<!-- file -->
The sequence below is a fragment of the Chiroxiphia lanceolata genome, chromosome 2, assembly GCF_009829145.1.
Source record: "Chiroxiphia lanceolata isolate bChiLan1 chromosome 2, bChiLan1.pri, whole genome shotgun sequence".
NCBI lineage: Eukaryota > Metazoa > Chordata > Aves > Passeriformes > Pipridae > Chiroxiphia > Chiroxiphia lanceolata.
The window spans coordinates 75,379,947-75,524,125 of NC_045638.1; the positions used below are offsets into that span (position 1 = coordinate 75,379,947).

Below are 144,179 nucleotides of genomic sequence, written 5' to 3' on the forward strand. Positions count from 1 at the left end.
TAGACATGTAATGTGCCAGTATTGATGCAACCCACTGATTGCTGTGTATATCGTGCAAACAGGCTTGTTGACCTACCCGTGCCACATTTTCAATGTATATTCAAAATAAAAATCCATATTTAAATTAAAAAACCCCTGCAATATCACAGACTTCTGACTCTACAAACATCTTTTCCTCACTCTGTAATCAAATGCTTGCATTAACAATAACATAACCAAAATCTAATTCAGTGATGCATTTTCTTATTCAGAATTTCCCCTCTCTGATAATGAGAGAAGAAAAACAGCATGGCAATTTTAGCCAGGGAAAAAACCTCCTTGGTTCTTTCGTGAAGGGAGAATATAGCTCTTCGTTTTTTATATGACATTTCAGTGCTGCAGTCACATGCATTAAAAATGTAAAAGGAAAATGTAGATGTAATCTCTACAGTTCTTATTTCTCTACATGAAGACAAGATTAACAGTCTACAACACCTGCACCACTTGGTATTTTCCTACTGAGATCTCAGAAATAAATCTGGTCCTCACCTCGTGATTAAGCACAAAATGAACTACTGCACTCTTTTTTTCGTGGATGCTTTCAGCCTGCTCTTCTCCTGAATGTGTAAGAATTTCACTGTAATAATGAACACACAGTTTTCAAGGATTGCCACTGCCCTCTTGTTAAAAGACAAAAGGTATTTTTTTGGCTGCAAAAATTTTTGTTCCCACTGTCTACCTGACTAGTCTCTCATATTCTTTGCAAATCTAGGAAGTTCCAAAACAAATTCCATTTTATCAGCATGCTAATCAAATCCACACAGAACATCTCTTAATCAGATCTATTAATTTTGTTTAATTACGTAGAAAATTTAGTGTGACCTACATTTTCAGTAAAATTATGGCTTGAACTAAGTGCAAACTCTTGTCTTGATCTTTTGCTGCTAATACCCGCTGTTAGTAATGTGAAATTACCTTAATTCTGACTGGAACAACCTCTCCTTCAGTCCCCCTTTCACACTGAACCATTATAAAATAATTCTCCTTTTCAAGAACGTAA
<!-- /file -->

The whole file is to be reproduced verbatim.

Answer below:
The sequence below is a fragment of the Chiroxiphia lanceolata genome, chromosome 2, assembly GCF_009829145.1.
Source record: "Chiroxiphia lanceolata isolate bChiLan1 chromosome 2, bChiLan1.pri, whole genome shotgun sequence".
NCBI lineage: Eukaryota > Metazoa > Chordata > Aves > Passeriformes > Pipridae > Chiroxiphia > Chiroxiphia lanceolata.
The window spans coordinates 75,379,947-75,524,125 of NC_045638.1; the positions used below are offsets into that span (position 1 = coordinate 75,379,947).

Below are 144,179 nucleotides of genomic sequence, written 5' to 3' on the forward strand. Positions count from 1 at the left end.
TAGACATGTAATGTGCCAGTATTGATGCAACCCACTGATTGCTGTGTATATCGTGCAAACAGGCTTGTTGACCTACCCGTGCCACATTTTCAATGTATATTCAAAATAAAAATCCATATTTAAATTAAAAAACCCCTGCAATATCACAGACTTCTGACTCTACAAACATCTTTTCCTCACTCTGTAATCAAATGCTTGCATTAACAATAACATAACCAAAATCTAATTCAGTGATGCATTTTCTTATTCAGAATTTCCCCTCTCTGATAATGAGAGAAGAAAAACAGCATGGCAATTTTAGCCAGGGAAAAAACCTCCTTGGTTCTTTCGTGAAGGGAGAATATAGCTCTTCGTTTTTTATATGACATTTCAGTGCTGCAGTCACATGCATTAAAAATGTAAAAGGAAAATGTAGATGTAATCTCTACAGTTCTTATTTCTCTACATGAAGACAAGATTAACAGTCTACAACACCTGCACCACTTGGTATTTTCCTACTGAGATCTCAGAAATAAATCTGGTCCTCACCTCGTGATTAAGCACAAAATGAACTACTGCACTCTTTTTTTCGTGGATGCTTTCAGCCTGCTCTTCTCCTGAATGTGTAAGAATTTCACTGTAATAATGAACACACAGTTTTCAAGGATTGCCACTGCCCTCTTGTTAAAAGACAAAAGGTATTTTTTTGGCTGCAAAAATTTTTGTTCCCACTGTCTACCTGACTAGTCTCTCATATTCTTTGCAAATCTAGGAAGTTCCAAAACAAATTCCATTTTATCAGCATGCTAATCAAATCCACACAGAACATCTCTTAATCAGATCTATTAATTTTGTTTAATTACGTAGAAAATTTAGTGTGACCTACATTTTCAGTAAAATTATGGCTTGAACTAAGTGCAAACTCTTGTCTTGATCTTTTGCTGCTAATACCCGCTGTTAGTAATGTGAAATTACCTTAATTCTGACTGGAACAACCTCTCCTTCAGTCCCCCTTTCACACTGAACCATTATAAAATAATTCTCCTTTTCAAGAACGTAA